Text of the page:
Reflecting on the level of competition at the AGDF, Charlotte remarked, "The horses and riders are so good that in many classes a 70% score might only get you a 7th or 8th place, instead of the win that score would get at shows in other parts of the country. There are so many fantastic horses and amazing riders in Wellington that FEI classes can have as many as 40 or 50 horses, something I had never experienced before."
Raising the Bar
Charlotte takes a strategic approach to building her dressage career, and a prime example was her surprise mid-competition purchase of Akeem Foldager, one of Denmark's most talented dressage horses, from Denmark's Andreas Helgstrand and Hanni Toosbuy Kasprzak.
"I recognize that to be competitive at the top of this sport, you need a horse that is capable of getting high 70s and increasingly, 80s. No matter how well you ride, if you don't have that kind of horse, you won't get those scores."
She had been following Akeem for a long time. "I kept emailing and texting Andreas, thinking 'if only' and all of a sudden, there was the opportunity I had been hoping for. It was a whirlwind! I flew to Denmark, rode him one day, and again early the morning of the next day, then flew back to the show. Even my husband didn't know what I was up to until I returned."
When Akeem arrived in Wellington mid-February, his trainer Andreas Helgstrand joined Charlotte for a week of transition coaching to help her new partnership with Akeem get off to a good start. "I'm looking forward to showing Akeem," she says, but wisely adds that they need to get to know each other better before they enter at A.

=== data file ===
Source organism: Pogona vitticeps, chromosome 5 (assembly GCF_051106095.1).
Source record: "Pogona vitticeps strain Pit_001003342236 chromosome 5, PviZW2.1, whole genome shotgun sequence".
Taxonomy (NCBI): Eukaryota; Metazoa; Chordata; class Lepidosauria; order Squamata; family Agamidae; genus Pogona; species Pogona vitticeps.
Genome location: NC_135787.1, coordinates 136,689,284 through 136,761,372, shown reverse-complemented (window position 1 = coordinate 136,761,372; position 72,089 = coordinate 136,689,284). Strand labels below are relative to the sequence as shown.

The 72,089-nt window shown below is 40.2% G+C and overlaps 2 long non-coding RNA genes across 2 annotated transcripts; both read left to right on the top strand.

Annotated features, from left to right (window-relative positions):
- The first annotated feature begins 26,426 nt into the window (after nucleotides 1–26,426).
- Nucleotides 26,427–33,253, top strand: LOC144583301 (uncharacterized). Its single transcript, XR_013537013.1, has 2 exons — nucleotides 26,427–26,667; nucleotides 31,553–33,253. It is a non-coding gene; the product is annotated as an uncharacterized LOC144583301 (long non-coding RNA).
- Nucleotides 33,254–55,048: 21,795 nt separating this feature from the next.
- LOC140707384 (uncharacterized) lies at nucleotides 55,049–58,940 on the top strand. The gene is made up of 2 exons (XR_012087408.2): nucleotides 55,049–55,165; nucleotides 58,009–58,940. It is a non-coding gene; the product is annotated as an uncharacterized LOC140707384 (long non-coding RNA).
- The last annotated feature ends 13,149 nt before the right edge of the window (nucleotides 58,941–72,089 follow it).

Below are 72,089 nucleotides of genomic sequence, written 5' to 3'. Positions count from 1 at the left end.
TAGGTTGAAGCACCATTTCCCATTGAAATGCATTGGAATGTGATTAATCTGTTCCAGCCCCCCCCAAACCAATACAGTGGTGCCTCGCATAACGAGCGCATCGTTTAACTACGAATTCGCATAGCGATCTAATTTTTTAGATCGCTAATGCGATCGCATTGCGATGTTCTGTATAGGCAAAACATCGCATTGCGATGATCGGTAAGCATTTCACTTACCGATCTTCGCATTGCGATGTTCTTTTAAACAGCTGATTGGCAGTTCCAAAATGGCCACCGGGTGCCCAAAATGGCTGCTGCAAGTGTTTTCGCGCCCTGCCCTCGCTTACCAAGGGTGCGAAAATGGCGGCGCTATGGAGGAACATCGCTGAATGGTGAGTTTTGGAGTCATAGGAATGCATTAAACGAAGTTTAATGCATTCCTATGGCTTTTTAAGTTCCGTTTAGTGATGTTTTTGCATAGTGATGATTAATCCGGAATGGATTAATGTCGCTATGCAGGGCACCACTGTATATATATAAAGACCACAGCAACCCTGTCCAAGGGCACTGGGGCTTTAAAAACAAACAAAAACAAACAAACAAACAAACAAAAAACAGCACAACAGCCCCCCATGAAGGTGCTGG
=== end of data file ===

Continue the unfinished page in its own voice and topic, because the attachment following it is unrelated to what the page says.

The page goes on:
Opportunity favors the prepared, so they say, and Charlotte has been preparing for a horse like Akeem for years. From local competitions to California CDIs to Florida's Adequan Global Dressage Festival, she has patiently worked her way up the levels with an escalating commitment of the time and financial resources required to succeed in dressage at the highest level.
Her first big investment set the bar high. In 2013, Charlotte's Dutch stallion Kastel's Vitalis took her all the way to the FEI World Breeding Championships for Young Dressage Horses in Verden, Germany, where they represented the U.S. after winning the Markel/USEF Young Horse Dressage Championships, 6-Year-Old Champion. In 2014, they became the USDF Adult Amateur Prix St. Georges Champions. His young get in Europe brought 6-figure sales prices last fall, so this year Vitalis stayed home for a well-deserved break and, due to popular demand, to have his semen collected for breeding.